Copper sulfide ores are typically processed using pyrometallurgy, the extraction and purification of the metal through a process that involves heating. The process uses a series of physical steps and high temperatures to extract and purify copper from copper sulfide ore, divided into four basic steps: 1. froth flotation, 2. concentration, 3. smelting and 4. electrolysis.
After being mined, transported and crushed into a consistent gravel, the crushed gravel is further processed in the mill using a secondary crusher and finally turned into fine sand. After the copper ore is crushed, liquid is added to make it a slurry. Mud is a mixture of valuable copper ore and "worthless" rock called gangue. The slurry is placed in a tank and then subjected to froth flotation to separate copper minerals from gangue. Chemical agents called "collecting agents" are added to the slurry and bind to the copper particles, making them hydrophobic or water-repellent. The pipes are used to blow air into the bottom of the tank to create air bubbles that rise to the surface, carrying away the water-repellent copper sulfide particles. The copper-rich air bubbles at the top of the tank are then skimmed off for further processing. Gangue minerals sink to the bottom of the tank and are removed or disposed of as tailings.
The next stage after froth flotation is the concentration stage. Pour foam into thickener. The bubbles collapse and the solids in the foam solution settle to the bottom of the tank, which is then filtered to remove excess water that can be reused to process more batches of sulfide ore. The final product of the enrichment stage is a combination of 30% copper and other metals, and this copper concentrate is sent to a smelter.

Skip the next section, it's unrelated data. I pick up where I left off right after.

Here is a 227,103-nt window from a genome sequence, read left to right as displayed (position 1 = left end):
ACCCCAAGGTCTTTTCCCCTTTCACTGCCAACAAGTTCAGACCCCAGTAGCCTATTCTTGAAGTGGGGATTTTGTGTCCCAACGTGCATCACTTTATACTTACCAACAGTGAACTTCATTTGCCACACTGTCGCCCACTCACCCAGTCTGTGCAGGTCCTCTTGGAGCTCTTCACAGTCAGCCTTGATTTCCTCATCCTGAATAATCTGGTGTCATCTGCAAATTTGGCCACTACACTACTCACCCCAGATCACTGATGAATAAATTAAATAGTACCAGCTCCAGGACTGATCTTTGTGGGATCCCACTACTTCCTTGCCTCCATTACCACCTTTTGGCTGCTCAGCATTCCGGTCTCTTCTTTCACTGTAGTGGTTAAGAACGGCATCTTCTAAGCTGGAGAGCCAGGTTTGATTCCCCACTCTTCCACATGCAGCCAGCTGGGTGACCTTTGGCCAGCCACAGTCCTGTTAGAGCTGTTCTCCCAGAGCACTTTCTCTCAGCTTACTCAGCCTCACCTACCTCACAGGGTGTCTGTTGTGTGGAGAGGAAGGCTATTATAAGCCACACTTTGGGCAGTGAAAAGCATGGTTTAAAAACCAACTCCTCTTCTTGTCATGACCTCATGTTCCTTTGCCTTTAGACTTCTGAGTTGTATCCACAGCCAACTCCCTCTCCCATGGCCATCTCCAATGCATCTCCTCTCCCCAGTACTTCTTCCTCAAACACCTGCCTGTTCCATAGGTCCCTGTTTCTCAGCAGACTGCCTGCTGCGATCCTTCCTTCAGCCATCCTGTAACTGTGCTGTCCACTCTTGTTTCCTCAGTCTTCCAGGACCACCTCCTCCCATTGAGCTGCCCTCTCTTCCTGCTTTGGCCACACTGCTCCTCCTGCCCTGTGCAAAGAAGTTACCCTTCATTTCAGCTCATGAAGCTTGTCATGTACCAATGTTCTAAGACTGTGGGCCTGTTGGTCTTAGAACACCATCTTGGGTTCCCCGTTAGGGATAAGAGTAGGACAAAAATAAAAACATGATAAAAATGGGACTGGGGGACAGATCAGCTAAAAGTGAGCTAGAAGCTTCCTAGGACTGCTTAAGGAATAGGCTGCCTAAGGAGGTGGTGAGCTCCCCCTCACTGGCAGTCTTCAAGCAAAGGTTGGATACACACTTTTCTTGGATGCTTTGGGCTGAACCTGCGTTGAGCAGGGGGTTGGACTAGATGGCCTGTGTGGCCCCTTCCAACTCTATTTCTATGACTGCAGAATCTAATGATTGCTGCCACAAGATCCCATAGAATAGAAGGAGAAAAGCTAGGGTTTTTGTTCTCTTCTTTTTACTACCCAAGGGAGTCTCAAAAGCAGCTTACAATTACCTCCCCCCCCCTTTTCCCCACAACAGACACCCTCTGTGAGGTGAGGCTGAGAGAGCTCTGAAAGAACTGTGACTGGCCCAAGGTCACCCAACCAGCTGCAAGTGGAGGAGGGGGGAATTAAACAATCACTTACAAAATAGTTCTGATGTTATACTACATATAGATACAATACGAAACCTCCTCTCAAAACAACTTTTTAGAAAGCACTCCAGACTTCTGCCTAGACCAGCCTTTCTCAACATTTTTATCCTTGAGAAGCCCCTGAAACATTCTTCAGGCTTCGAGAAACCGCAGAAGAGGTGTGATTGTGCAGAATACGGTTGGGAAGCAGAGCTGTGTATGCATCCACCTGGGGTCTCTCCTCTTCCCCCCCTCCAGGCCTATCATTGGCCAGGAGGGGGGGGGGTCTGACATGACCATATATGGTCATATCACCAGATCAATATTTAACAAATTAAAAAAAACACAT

At the smelter, the ore is further purified using high temperatures in a series of smelting processes. The copper concentrate is first heated to 2,300°F through a smelting furnace and converted into a molten liquid. Pour the heated liquid into the slag furnace. This step produces a mixture of copper, sulfur and iron and slag. The copper matte produced by the smelting furnace contains 58-60% copper. The molten matte is then taken to another furnace called a converter to burn off the remaining iron and sulfur; the product, called blister copper, is 98 percent copper and sent to an anode smelter. Blistered copper is yellow; it turns blue-green as the oxygen in the copper burns off in the anode furnace. The resulting product, molten anode copper, is poured into a mold called an anode casting wheel. The cooled anode plate is 99% pure copper.
Electrolysis is the last step in the purification of sulfide ore into cathode copper. The copper anode plates are then refined in a final step called electrolysis. The anode plate is suspended in a large tank filled with an electrolyte solution made of copper sulfate and sulfuric acid. Thin sheets of pure copper called cathodes, each weighing about 15 pounds, hang between the anodes. When an electric current is applied, positively charged copper ions leave the anode and move through the solution through the electrolyte solution to plate on the cathode. Other metals and impurities also leave the anode and fall to the bottom of the tank or remain in the electrolyte. These impurities are collected and can be refined to recover other metals such as silver and gold. After 14 days of electrolysis, the anodes faded away and each cathode now weighs 375 pounds of copper and is 99.99 percent pure copper. The cathode was removed from the tank and rinsed with water to prevent further reaction. The finished copper cathode can then be made into wire, plate, tube and other copper products.
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